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Br J Anaesth. 2008 May;100(5):709-16. doi: 10.1093/bja/aen067.

Pressure-controlled ventilation improves oxygenation during laparoscopic obesity surgery compared with volume-controlled ventilation.

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Department of Anaesthesia and Intensive Care Unit, Assistance Publique-Hôpitaux de Paris, Hôpital Européen Georges Pompidou, 20-40, rue Leblanc, 75908 Paris Cedex 15, France.



We compared pressure and volume-controlled ventilation (PCV and VCV) in morbidly obese patients undergoing laparoscopic gastric banding surgery.


Thirty-six patients, BMI>35 kg m(-2), no major obstructive or restrictive respiratory disorder, and Pa(CO(2))<6.0 kPa, were randomized to receive either VCV or PCV during the surgery. Ventilation settings followed two distinct algorithms aiming to maintain end-tidal CO(2) (E'(CO(2))) between 4.40 and 4.66 kPa and plateau pressure (P(plateau)) as low as possible. Primary outcome variable was peroperative P(plateau). Secondary outcomes were Pa(O(2)) (Fi(O(2)) at 0.6 in each group) and Pa(CO(2)) during surgery and 2 h after extubation. Pressure, flow, and volume time curves were recorded.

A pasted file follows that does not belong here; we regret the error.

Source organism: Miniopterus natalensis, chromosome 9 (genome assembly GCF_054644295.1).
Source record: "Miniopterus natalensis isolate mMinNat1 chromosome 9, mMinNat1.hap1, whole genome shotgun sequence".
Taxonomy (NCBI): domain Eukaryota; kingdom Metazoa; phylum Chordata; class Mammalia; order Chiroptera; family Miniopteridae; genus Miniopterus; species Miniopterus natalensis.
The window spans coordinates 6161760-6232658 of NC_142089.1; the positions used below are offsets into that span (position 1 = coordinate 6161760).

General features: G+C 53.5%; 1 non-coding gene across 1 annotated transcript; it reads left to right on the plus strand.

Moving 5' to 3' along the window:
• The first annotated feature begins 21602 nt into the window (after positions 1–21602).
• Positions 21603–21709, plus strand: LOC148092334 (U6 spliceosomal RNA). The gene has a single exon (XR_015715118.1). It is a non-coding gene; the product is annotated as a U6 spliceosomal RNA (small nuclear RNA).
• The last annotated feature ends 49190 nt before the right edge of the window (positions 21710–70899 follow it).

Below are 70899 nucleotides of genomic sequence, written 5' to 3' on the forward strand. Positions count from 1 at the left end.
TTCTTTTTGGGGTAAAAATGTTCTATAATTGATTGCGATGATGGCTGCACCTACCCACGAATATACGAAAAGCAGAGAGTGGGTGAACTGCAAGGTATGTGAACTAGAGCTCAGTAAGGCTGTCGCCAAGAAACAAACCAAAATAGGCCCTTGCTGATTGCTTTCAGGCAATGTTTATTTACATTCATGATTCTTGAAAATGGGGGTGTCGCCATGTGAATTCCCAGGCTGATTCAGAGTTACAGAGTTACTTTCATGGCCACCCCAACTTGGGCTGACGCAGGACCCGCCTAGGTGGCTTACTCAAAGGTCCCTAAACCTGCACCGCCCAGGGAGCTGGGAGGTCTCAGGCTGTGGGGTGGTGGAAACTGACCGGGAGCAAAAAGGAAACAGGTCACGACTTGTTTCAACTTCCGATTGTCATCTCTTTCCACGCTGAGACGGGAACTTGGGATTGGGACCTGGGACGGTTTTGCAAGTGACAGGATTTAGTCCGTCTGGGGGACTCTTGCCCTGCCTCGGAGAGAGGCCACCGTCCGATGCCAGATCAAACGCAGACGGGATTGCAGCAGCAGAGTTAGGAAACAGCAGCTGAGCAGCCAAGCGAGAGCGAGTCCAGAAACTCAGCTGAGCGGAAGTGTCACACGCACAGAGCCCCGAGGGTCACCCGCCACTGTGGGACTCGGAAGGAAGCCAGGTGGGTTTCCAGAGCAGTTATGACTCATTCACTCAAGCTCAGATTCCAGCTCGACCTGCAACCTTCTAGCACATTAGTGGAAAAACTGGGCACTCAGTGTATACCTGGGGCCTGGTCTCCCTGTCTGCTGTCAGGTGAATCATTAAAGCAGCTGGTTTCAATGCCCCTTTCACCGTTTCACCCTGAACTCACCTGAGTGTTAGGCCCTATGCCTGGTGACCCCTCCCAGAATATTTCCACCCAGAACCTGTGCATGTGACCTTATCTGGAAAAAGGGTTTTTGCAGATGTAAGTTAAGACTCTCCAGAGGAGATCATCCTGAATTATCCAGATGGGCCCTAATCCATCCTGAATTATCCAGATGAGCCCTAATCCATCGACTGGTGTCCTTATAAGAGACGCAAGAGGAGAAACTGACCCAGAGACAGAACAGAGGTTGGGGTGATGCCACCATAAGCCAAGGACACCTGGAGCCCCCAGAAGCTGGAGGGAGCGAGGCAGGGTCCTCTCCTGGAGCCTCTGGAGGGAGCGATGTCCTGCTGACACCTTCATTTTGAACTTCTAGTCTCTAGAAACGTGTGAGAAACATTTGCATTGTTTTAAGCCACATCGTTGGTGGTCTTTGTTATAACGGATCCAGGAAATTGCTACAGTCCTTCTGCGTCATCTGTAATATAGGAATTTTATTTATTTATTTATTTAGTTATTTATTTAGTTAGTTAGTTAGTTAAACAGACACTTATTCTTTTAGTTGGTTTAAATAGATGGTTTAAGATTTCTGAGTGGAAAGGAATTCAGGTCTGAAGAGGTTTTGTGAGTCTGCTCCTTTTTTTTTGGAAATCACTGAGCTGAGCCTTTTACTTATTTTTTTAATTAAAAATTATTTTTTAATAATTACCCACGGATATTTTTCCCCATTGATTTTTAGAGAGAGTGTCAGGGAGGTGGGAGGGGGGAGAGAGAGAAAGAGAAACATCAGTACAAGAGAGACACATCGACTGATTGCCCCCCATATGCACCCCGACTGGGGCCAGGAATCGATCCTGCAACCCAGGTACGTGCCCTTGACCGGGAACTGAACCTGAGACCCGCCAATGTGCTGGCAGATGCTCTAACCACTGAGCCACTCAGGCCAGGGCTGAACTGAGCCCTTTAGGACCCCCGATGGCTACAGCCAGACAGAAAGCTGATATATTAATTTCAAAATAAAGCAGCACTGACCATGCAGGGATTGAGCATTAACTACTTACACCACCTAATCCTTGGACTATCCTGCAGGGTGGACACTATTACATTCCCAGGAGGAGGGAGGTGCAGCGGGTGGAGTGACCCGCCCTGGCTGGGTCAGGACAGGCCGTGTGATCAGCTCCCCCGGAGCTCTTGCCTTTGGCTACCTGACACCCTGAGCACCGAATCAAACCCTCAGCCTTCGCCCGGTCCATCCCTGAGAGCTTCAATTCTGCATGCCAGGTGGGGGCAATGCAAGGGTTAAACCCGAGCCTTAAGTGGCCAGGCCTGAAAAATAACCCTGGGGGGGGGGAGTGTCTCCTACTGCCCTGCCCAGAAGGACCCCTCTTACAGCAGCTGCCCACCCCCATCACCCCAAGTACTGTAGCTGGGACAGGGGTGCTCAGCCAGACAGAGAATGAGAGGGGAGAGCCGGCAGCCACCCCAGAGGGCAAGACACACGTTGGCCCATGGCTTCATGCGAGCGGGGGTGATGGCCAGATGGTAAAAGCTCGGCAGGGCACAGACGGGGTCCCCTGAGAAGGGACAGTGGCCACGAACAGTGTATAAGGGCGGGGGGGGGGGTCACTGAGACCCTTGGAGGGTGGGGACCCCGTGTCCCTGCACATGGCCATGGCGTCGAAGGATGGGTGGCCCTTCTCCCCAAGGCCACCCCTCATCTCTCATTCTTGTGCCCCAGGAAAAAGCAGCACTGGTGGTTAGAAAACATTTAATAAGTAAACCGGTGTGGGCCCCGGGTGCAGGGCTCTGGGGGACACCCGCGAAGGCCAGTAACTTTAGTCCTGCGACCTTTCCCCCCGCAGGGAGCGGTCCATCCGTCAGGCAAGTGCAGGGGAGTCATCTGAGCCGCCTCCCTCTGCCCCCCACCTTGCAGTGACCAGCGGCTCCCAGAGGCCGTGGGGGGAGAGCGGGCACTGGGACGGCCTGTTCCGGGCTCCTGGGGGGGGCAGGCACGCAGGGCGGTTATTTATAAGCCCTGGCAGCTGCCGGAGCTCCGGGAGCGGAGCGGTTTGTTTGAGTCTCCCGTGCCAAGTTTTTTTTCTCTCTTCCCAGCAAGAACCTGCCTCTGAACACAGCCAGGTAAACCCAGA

There were no significant differences in patient characteristics and co-morbidity in the two groups. Mean pH, Pa(O(2)), Sa(O(2)), and the Pa(O(2))/Fi(O(2)) ratio were higher in the PCV group, whereas Pa(CO(2)) and the E'(CO(2))-Pa(CO(2)) gradient were lower (all P<0.05). Ventilation variables, including plateau and mean airway pressures, anaesthesia-related variables, and postoperative cardiovascular variables, blood gases, and morphine requirements after the operation were similar.


The changes in oxygenation can only be explained by an improvement in the lungs ventilation/perfusion ratio. The decelerating inspiratory flow used in PCV generates higher instantaneous flow peaks and may allow a better alveolar recruitment. PCV improves oxygenation without any side-effects.

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